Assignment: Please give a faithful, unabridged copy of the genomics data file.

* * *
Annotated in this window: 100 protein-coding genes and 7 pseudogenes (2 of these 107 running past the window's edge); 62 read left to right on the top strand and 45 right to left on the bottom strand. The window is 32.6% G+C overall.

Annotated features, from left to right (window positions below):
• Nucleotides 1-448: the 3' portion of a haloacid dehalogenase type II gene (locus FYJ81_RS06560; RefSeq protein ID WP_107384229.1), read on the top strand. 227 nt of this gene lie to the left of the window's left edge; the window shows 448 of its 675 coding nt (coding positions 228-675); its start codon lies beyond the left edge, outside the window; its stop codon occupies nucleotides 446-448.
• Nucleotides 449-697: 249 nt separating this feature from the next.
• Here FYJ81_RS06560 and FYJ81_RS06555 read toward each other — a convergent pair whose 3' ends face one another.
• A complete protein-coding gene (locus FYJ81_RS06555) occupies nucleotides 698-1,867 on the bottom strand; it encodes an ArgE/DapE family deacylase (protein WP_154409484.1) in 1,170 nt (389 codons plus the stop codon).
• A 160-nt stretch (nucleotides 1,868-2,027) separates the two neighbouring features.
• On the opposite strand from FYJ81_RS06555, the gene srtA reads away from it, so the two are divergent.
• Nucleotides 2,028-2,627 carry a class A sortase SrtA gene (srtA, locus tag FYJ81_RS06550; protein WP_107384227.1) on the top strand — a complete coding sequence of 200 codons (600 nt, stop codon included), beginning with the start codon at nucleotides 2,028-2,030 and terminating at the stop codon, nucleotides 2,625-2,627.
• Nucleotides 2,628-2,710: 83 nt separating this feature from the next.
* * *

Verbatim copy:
Annotated in this window: 100 protein-coding genes and 7 pseudogenes (2 of these 107 running past the window's edge); 62 read left to right on the top strand and 45 right to left on the bottom strand. The window is 32.6% G+C overall.

Annotated features, from left to right (window positions below):
• Nucleotides 1-448: the 3' portion of a haloacid dehalogenase type II gene (locus FYJ81_RS06560; RefSeq protein ID WP_107384229.1), read on the top strand. 227 nt of this gene lie to the left of the window's left edge; the window shows 448 of its 675 coding nt (coding positions 228-675); its start codon lies beyond the left edge, outside the window; its stop codon occupies nucleotides 446-448.
• Nucleotides 449-697: 249 nt separating this feature from the next.
• Here FYJ81_RS06560 and FYJ81_RS06555 read toward each other — a convergent pair whose 3' ends face one another.
• A complete protein-coding gene (locus FYJ81_RS06555) occupies nucleotides 698-1,867 on the bottom strand; it encodes an ArgE/DapE family deacylase (protein WP_154409484.1) in 1,170 nt (389 codons plus the stop codon).
• A 160-nt stretch (nucleotides 1,868-2,027) separates the two neighbouring features.
• On the opposite strand from FYJ81_RS06555, the gene srtA reads away from it, so the two are divergent.
• Nucleotides 2,028-2,627 carry a class A sortase SrtA gene (srtA, locus tag FYJ81_RS06550; protein WP_107384227.1) on the top strand — a complete coding sequence of 200 codons (600 nt, stop codon included), beginning with the start codon at nucleotides 2,028-2,030 and terminating at the stop codon, nucleotides 2,625-2,627.
• Nucleotides 2,628-2,710: 83 nt separating this feature from the next.